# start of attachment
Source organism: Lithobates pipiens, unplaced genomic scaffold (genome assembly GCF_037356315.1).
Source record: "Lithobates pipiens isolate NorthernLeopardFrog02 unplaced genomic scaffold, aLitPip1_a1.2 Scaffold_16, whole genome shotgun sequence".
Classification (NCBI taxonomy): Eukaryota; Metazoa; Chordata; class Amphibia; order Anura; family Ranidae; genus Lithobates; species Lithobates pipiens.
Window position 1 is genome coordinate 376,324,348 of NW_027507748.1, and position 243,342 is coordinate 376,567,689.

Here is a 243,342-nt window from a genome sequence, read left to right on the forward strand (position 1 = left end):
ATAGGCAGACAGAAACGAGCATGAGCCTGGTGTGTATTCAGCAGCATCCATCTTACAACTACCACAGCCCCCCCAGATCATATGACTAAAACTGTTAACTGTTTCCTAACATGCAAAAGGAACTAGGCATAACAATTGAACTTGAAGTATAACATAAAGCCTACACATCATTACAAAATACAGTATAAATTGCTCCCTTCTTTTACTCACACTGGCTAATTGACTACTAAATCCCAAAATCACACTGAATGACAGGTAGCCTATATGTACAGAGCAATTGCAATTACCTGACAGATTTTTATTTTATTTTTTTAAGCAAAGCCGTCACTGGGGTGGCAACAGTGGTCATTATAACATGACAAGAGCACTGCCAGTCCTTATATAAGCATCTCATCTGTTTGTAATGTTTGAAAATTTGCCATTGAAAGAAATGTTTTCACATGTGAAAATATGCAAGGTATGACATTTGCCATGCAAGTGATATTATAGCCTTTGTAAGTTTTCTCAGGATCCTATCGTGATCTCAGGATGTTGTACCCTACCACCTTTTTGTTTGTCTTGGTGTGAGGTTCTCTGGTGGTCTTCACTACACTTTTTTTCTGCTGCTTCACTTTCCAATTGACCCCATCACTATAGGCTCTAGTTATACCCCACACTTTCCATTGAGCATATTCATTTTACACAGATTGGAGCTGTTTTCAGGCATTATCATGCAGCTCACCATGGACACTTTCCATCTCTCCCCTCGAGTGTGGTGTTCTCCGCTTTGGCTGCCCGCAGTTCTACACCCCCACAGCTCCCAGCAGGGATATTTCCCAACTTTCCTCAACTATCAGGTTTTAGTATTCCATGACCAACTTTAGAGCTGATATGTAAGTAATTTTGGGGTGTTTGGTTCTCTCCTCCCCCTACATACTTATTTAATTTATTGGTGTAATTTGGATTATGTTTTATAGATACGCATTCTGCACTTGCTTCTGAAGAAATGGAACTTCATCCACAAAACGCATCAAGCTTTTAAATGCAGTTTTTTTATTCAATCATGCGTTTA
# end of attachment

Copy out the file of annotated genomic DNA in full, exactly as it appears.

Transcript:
Source organism: Lithobates pipiens, unplaced genomic scaffold (genome assembly GCF_037356315.1).
Source record: "Lithobates pipiens isolate NorthernLeopardFrog02 unplaced genomic scaffold, aLitPip1_a1.2 Scaffold_16, whole genome shotgun sequence".
Classification (NCBI taxonomy): Eukaryota; Metazoa; Chordata; class Amphibia; order Anura; family Ranidae; genus Lithobates; species Lithobates pipiens.
Window position 1 is genome coordinate 376,324,348 of NW_027507748.1, and position 243,342 is coordinate 376,567,689.

Here is a 243,342-nt window from a genome sequence, read left to right on the forward strand (position 1 = left end):
ATAGGCAGACAGAAACGAGCATGAGCCTGGTGTGTATTCAGCAGCATCCATCTTACAACTACCACAGCCCCCCCAGATCATATGACTAAAACTGTTAACTGTTTCCTAACATGCAAAAGGAACTAGGCATAACAATTGAACTTGAAGTATAACATAAAGCCTACACATCATTACAAAATACAGTATAAATTGCTCCCTTCTTTTACTCACACTGGCTAATTGACTACTAAATCCCAAAATCACACTGAATGACAGGTAGCCTATATGTACAGAGCAATTGCAATTACCTGACAGATTTTTATTTTATTTTTTTAAGCAAAGCCGTCACTGGGGTGGCAACAGTGGTCATTATAACATGACAAGAGCACTGCCAGTCCTTATATAAGCATCTCATCTGTTTGTAATGTTTGAAAATTTGCCATTGAAAGAAATGTTTTCACATGTGAAAATATGCAAGGTATGACATTTGCCATGCAAGTGATATTATAGCCTTTGTAAGTTTTCTCAGGATCCTATCGTGATCTCAGGATGTTGTACCCTACCACCTTTTTGTTTGTCTTGGTGTGAGGTTCTCTGGTGGTCTTCACTACACTTTTTTTCTGCTGCTTCACTTTCCAATTGACCCCATCACTATAGGCTCTAGTTATACCCCACACTTTCCATTGAGCATATTCATTTTACACAGATTGGAGCTGTTTTCAGGCATTATCATGCAGCTCACCATGGACACTTTCCATCTCTCCCCTCGAGTGTGGTGTTCTCCGCTTTGGCTGCCCGCAGTTCTACACCCCCACAGCTCCCAGCAGGGATATTTCCCAACTTTCCTCAACTATCAGGTTTTAGTATTCCATGACCAACTTTAGAGCTGATATGTAAGTAATTTTGGGGTGTTTGGTTCTCTCCTCCCCCTACATACTTATTTAATTTATTGGTGTAATTTGGATTATGTTTTATAGATACGCATTCTGCACTTGCTTCTGAAGAAATGGAACTTCATCCACAAAACGCATCAAGCTTTTAAATGCAGTTTTTTTATTCAATCATGCGTTTA